The beginnings of cloud technologies are just under 20 years ago. Already after the turn of the millennium, large companies such as Amazon, Google, IBM, Yahoo and Co experimented with the flexible use of computers over the Internet. At present, the focus has been mainly on the growing user base at peak times, such as Christmas. Companies such as online retailer Amazon pursued the quest to serve their customers faster and more efficiently through bundled computers over the Internet.

From these beginnings, today’s cloud technologies eventually evolved. But what exactly do they actually describe? What service and delivery models of cloud technologies are now available? And what summation can be drawn from the rapid development?

What does the term mean ?

The term “cloud,” german “cloud,” describes the application of special IT infrastructure. The main aim is to make IT resources available dynamically via the Internet, in the form of a network of several servers. Individual service packages are divided into the respective servers, so that in the event of failures, another server can always take over the tasks. As a result, the user does not have an accurate overview of exactly where his data and applications are located in the cloud, but can be sure of their occurrence at any time. The usage is billed according to flexible payment models.

According to a 2012 definition by the US National Institute of Standards and Technology (NIST, NIST 2019), cloud technologies should also have the following characteristics:

  • On-demand self service: The user can access cloud resources over the Internet at any time.
  • Broad network access: Users can access the cloud using the Internet in combination with well-known mobile devices such as smartphones, computers or tablets.
  • Resource pooling: The performance of the servers is made available to the user bundled, so that the user has no influence on individual servers.
  • Rapid elasticity: The storage space and performance of the cloud can be adjusted almost infinitely.
  • Measured service: The optimization and monitoring of the servers is done by the cloud.

Service Models of Cloud Technologies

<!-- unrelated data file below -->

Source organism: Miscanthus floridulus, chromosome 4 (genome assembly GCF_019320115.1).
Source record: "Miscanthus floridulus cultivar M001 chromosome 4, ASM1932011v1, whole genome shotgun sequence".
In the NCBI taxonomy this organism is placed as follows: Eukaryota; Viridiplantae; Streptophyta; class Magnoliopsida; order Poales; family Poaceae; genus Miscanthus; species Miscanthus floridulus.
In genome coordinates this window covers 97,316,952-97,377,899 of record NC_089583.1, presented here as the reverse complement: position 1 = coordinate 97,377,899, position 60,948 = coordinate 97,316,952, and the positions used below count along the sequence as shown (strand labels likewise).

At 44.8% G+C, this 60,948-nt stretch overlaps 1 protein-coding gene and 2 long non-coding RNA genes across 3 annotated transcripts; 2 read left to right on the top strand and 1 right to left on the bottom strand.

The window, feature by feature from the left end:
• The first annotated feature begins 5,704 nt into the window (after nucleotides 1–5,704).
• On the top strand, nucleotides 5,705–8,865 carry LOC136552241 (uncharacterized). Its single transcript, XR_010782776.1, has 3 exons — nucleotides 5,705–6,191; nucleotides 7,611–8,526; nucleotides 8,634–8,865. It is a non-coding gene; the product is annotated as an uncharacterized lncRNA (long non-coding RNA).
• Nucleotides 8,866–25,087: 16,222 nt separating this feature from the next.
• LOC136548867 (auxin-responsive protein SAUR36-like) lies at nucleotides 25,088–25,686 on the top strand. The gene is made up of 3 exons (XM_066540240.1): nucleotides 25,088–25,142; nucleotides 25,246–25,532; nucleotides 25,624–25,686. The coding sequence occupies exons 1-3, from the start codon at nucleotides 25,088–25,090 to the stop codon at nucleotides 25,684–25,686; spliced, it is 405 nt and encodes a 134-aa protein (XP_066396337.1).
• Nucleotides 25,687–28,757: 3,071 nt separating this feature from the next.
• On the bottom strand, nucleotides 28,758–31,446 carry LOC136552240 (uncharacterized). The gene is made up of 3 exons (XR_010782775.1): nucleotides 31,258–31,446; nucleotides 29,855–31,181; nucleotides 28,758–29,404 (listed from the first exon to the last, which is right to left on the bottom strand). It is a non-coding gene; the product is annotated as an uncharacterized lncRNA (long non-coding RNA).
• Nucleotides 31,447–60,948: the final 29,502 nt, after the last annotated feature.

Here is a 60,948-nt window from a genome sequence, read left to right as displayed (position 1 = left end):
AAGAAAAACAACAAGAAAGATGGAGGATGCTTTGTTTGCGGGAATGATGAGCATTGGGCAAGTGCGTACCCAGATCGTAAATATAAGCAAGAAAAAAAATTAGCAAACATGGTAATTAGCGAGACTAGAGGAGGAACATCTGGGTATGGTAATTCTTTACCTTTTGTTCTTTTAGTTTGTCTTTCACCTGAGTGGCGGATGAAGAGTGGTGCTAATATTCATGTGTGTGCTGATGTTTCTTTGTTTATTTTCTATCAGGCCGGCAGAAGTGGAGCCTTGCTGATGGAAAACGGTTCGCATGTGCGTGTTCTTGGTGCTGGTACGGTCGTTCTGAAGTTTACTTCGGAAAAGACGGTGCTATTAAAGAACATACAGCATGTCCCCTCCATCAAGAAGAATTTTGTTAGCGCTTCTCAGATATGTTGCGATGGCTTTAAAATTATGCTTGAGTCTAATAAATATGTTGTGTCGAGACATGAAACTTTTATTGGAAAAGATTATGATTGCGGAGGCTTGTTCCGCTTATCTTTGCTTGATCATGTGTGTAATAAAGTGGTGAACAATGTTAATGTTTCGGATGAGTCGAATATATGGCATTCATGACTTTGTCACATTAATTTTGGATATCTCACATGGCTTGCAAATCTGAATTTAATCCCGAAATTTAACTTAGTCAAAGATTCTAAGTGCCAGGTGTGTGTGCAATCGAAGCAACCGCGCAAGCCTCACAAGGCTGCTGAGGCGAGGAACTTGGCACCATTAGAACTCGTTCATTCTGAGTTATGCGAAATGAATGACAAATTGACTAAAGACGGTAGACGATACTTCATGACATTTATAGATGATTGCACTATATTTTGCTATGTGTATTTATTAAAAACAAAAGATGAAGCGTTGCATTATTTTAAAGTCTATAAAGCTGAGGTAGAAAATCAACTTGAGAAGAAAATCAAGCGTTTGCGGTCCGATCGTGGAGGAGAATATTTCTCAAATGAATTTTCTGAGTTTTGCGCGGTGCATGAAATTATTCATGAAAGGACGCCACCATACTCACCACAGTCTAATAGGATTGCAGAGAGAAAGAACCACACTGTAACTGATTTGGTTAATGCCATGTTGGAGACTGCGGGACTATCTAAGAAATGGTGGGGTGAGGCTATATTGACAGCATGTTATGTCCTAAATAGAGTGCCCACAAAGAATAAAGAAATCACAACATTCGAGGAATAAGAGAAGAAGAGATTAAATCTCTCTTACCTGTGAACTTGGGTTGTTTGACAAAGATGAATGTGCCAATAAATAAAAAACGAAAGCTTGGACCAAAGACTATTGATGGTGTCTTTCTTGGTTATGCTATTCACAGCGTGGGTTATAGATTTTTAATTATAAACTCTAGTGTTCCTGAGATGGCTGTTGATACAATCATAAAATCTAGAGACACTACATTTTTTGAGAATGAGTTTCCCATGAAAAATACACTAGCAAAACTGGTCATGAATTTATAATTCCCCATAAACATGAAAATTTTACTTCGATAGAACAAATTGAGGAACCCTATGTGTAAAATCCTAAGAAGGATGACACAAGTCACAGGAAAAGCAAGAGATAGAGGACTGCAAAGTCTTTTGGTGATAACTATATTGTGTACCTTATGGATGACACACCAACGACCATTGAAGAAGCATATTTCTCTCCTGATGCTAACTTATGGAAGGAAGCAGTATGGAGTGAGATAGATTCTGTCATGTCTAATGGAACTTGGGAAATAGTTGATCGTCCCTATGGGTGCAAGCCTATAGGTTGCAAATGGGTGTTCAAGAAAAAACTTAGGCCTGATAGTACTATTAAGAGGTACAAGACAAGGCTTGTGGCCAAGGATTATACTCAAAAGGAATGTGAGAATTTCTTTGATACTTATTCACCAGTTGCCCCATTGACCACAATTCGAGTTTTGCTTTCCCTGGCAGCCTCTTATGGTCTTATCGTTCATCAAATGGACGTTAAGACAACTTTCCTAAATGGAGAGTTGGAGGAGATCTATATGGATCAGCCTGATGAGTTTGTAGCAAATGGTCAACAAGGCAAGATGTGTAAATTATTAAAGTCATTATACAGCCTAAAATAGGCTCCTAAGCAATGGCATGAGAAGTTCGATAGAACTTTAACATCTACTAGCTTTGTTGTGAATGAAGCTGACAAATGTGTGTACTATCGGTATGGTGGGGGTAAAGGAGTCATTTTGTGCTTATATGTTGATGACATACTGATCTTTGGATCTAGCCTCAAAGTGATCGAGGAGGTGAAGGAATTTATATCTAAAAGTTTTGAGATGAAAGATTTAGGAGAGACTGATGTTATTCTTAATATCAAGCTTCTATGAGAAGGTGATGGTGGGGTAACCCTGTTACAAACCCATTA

Service models in the field of cloud technologies have been growing strongly for more than 10 years. However, such a model is defined not only by an overview-like description of a service, but also by the parameters required for realisation.

In practice, a distinction is usually made between three different categories, some of which flow into each other.

  • Software as a Service (SaaS),
  • Platform as a Service (PaaS) and
  • Infrastructure as a Service (IaaS)

Although cloud technology service models have been heavily represented for a decade, the initial steps were rather small. Before models such as Infrastructure as a Service or Platform as a

service became lucrative markets, initially only Software as a Service applications achieved significant sales (see Figure 1).

Figure. 1: Revenue from cloud technologies by segment (Source: Lindner et al. 2020)

SaaS, PaaS and IaaS in comparison

In the following, I would like to compare the different service models for better clarity (see Fig. 2).

Figure. 2: Service models of cloud technologies (Source: Lindner et al. 2020)


The first service model with the abbreviation SaaS stands for the term Software as a Service and is one of the most well-known variants among most end users. In this case, cloud providers provide their customers with software that can be used over the Internet at a fixed monthly price. While the provider monitors and organizes all the requirements around the range of updates and settings, the user has only limited influence on the software itself. The big advantage here, however, lies above all in the comparatively low costs and the possibility to use the software at any time and from anywhere.

Examples of SaaS: Microsoft Office 365,, GitHub, ownCloud online and Mailchimp


PaaS describes the second service model and stands for the term Platform as a Service. As the name suggests, the user can access a ready-made and flexibly expandable software environment in exchange for a payment. There, he can also run his own software. PaaS is therefore particularly strongly represented among software developers who use the service model, e.g. to develop their own software applications or to test them in the provided environment. Compared to a software environment of its own, the flexibility of PaaS is significantly higher, giving software developers the opportunity for different programming languages and almost infinite computing power.